Many people assume that when a dog experiences itching, a parasite must be the culprit. Although parasites certainly are a common reason for itchy canines, there are other things that cause skin irritation as well. Here are five common causes of itching.
Parasites. Although parasites are not always the offenders, they do rank high in the causes of itchiness. The two most common parasites are fleas and mites. Fleas can usually be identified by black specks in the dog's fur. You may even see the fleas themselves scrambling for cover as you groom your dog.
Mites, including ear mites, fur mites, scabies, and mange are often harder to identify because they burrow under the animals skin and thus cannot be seen. You may notice a red rash, discharge around the dog's ears, or what appears to be dandruff on your dog's coat. If you suspect a mite problem, check with your veterinarian for advice on proper diagnosis and treatment.
Environment. Have you ever rolled around in sand at the beach and then found yourself scratching for the rest of the day? The same thing can happen to your dog. Rolling around in grass, fur, or sand may cause itchiness that can be alleviated by a nice cool bath.
Fur mats, thistles, or anything else that sticks in the fur and pulls at the skin can also be an irritant. Grooming your dog should alleviate these problems.
Nutrition. Dogs require a high quality meat-based diet, and if they don't get it, they are likely to develop a number of symptoms including skin irritation. Some low cost commercial foods may not supply the appropriate nutrients, even if their advertisements state they provide a full and balanced diet.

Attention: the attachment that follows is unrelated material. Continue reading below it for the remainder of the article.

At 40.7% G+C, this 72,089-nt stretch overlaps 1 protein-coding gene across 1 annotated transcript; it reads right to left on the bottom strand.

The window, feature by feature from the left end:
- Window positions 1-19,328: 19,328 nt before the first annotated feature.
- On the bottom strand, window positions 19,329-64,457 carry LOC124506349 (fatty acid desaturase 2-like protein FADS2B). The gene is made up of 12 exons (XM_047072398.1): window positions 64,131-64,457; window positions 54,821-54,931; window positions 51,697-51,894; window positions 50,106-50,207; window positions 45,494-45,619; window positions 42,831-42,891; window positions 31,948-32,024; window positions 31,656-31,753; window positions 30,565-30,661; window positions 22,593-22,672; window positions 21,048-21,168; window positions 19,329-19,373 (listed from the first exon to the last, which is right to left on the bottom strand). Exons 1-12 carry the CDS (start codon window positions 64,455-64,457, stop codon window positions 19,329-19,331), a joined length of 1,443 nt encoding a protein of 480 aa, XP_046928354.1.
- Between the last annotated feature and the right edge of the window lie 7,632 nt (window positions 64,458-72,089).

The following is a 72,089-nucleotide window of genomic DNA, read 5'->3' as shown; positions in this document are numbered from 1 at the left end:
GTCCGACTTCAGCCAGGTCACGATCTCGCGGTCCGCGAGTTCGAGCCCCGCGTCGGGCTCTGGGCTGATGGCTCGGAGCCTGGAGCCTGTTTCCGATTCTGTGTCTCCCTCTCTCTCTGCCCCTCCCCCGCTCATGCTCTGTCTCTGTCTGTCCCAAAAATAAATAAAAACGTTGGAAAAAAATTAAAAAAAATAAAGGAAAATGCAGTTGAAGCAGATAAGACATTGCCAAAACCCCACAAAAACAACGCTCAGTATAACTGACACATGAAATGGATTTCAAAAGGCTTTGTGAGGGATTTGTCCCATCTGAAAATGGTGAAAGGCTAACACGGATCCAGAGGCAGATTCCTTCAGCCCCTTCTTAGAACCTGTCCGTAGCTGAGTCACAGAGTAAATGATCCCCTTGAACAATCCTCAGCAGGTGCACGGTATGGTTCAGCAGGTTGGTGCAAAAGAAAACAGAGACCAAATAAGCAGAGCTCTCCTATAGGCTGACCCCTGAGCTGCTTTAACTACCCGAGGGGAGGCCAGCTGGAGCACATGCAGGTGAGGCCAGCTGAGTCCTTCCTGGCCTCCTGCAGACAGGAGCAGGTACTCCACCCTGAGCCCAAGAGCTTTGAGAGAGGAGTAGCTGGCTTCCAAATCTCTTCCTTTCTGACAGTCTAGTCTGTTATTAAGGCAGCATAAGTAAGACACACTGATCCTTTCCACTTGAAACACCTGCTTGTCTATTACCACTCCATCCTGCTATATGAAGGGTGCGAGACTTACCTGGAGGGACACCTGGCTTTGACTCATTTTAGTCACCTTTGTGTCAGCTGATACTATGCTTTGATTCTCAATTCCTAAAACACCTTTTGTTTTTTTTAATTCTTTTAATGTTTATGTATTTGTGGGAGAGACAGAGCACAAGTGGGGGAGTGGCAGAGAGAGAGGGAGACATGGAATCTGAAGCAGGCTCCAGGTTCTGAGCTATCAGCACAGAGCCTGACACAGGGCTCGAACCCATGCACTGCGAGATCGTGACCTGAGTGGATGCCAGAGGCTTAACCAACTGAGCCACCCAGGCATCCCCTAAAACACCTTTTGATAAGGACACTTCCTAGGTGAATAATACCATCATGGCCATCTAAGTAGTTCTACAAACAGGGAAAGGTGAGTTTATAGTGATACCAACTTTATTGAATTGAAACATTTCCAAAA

Allergies. Just like humans, dogs may become allergic to various substances in their environment. One allergy that many dogs share is an allergy to flea saliva, which makes a flea infestation doubly painful. There is no cure for allergies, only avoidance of the allergen. If your dog is allergic to a common substance, he or she may require allergy shots or antihistamines for comfort.
Infections. Finally, infections are a common cause of itchiness among dogs. The most common types of infection are bacterial and yeast. These infections rarely occur in healthy animals--they usually strike when the dog is tired, stressed, or ill. Bacterial infections of the skin typically look like small bumps. Yeast infections have a greasy appearance and may give off an unpleasant odor. Both types of infection require a vet's intervention.
Unfortunately, man's best friend is often vulnerable to skin problems and itchiness. Dogs may also develop itchiness if they have gotten wet and parts of their fur and skin haven't dried properly. This is known as wet eczema or a "hot spot" and may require a vet's attention for antibiotic or anti-inflammatory drugs.